A healthy living blog from Marshfield Clinic

10 reasons you’re always hungry

Man opening fridge for late night snack

Hunger isn’t always as simple as needing to eat more. Diet, hormones, emotions and lifestyle factors can affect your appetite.

It’s been an hour since your last meal and you’re already raiding the refrigerator. You feel like a bottomless pit every day. What’s going on?

Even if you’re always hungry, it may not be because your body needs more calories. Diet, hormones and emotions drive hunger.

Chrisanne Urban, a Marshfield Clinic registered dietitian, explained 10 reasons why you might feel overly hungry. Once you figure out why you’re always hungry, you can make changes to control your appetite.

10 common hunger triggers

1. Thirst.

The hypothalamus is the part of your brain that regulates hunger and thirst. “Sometimes it gets confused and tells you you’re hungry when you’re actually thirsty,” Urban said. Next time you’re hungry and it’s not mealtime or you’ve already eaten, drink a glass of water and see if the feeling goes away.

2. Not eating enough protein.

Eating some protein with each meal will help you feel full longer. Lean meat, dairy and legumes are good protein sources. Adults should aim for 50-60 grams per day. A 3-oz. serving of meat the size of a deck of cards has about 21 grams.

3. Eating too many simple carbs.

Cake, candy, cookies and pastries spike your blood sugar for a short time. When your blood sugar drops, you end up hungry again. Instead, fill up on complex carbs with fiber, like whole grains, veggies and fruits with skins. They’ll keep you full longer and won’t cause a blood sugar crash.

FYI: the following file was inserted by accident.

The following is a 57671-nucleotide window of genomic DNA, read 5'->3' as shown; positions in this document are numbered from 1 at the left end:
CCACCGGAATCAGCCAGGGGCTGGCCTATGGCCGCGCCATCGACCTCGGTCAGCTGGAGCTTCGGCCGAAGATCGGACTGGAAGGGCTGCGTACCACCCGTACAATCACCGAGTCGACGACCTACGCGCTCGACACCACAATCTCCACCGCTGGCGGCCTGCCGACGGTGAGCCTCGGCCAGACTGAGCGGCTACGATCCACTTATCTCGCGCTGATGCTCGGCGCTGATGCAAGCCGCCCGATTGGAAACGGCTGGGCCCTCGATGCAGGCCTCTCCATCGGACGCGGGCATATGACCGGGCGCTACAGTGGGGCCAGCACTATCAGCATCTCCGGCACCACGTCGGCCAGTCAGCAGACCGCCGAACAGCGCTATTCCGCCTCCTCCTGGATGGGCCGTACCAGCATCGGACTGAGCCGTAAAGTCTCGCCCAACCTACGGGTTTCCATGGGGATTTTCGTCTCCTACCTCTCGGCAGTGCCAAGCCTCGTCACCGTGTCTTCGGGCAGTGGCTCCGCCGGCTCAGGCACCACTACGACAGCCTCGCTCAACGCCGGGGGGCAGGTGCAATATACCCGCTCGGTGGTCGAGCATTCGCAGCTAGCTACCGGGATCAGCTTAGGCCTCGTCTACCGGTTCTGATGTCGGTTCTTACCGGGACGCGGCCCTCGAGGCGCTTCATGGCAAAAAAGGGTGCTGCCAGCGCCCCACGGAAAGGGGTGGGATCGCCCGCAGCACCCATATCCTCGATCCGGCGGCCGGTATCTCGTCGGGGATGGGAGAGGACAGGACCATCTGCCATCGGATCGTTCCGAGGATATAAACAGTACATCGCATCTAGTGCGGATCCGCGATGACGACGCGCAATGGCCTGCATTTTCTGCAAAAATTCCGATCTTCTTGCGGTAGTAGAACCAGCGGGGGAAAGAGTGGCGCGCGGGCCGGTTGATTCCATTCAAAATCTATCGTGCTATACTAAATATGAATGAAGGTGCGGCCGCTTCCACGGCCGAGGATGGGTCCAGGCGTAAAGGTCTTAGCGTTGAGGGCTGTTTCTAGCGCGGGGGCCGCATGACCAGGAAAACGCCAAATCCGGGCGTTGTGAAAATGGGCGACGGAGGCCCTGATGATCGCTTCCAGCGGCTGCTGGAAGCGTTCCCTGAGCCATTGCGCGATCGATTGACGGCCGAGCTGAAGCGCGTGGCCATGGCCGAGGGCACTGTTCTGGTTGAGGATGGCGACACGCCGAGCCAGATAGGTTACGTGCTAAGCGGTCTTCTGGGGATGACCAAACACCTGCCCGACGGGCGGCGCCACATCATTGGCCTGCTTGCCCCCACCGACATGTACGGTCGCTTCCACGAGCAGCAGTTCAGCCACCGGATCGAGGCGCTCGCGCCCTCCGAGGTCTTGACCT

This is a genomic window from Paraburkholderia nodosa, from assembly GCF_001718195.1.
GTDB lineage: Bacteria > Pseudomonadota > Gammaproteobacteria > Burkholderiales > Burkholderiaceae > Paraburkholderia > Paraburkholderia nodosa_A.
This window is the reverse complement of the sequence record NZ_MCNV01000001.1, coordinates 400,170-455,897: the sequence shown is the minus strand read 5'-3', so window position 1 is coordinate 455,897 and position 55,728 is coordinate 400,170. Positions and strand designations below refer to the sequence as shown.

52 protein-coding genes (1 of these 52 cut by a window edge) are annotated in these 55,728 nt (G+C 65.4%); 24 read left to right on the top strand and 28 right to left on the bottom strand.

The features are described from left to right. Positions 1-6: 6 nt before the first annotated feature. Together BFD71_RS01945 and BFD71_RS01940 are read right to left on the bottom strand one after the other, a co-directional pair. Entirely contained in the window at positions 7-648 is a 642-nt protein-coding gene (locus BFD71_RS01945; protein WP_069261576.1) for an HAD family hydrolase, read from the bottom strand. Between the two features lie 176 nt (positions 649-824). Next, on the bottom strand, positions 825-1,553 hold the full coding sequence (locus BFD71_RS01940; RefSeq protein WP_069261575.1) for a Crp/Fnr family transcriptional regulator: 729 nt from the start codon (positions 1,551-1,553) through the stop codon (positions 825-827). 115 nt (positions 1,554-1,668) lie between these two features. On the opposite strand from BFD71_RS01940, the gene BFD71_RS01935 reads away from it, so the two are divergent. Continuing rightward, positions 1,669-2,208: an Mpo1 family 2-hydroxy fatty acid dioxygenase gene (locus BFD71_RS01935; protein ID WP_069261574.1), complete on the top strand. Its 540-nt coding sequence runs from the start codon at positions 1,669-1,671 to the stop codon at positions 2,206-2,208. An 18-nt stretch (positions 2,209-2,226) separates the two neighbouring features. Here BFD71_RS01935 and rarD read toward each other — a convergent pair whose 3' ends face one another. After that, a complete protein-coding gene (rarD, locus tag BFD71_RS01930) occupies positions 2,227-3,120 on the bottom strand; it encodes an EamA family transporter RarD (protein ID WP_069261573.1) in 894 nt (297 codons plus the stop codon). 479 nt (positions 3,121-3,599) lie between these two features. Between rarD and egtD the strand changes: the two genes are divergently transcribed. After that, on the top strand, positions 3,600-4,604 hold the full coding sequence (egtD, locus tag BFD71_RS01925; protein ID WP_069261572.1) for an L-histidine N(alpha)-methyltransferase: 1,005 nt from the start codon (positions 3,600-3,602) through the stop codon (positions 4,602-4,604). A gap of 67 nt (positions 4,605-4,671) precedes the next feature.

4. Drinking too much alcohol.

Alcohol dehydrates you, which can confuse your hypothalamus and make you feel hungry. Stop the “drunchies” by drinking a glass of water for every alcoholic drink you consume.

5. Skipping meals.

An empty stomach stimulates production of the hunger hormone ghrelin. “A lot of ghrelin makes you more prone to binge eating,” Urban said. “Once you start eating, you can’t stop.” Instead of eating less by skipping meals, you end up eating more.

6. Eating too fast.

It takes about 20 minutes for your stomach to tell your brain you’re full. If you eat quickly, you may feel hungry even though you’ve finished your meal.

7. Not sleeping well.

Poor sleep hygiene causes fatigue and brain fog, which can make you crave simple carbs that don’t keep you full very long. Poor sleep also stimulates ghrelin production and decreases production of leptin, the hormone that makes you feel full.

8. Stress.

Stress makes you produce the hormones adrenaline and cortisol, which are involved in the body’s fight or flight response. “You feel hungry and think you need more energy when your body feels like it’s under attack,” Urban said.

9. Food images and aromas.

Seeing pictures of delicious food on cooking shows and social media actually can make you hungry by stimulating ghrelin production. Food aromas do the same thing.

10. Medications are making you hungry.

Certain psychiatric medications and steroids like prednisone stimulate appetite. Talk to your doctor if you think medications are affecting hunger.

If you feel overly hungry, create a healthy eating environment to control your appetite or make an appointment with a dietitian for help.

“Remember that you’re in control of what you eat,” Urban said.

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2 Comments
  1. Jul 26, 2017
    • Kirsten Shakal, Shine365 Editor Jul 27, 2017

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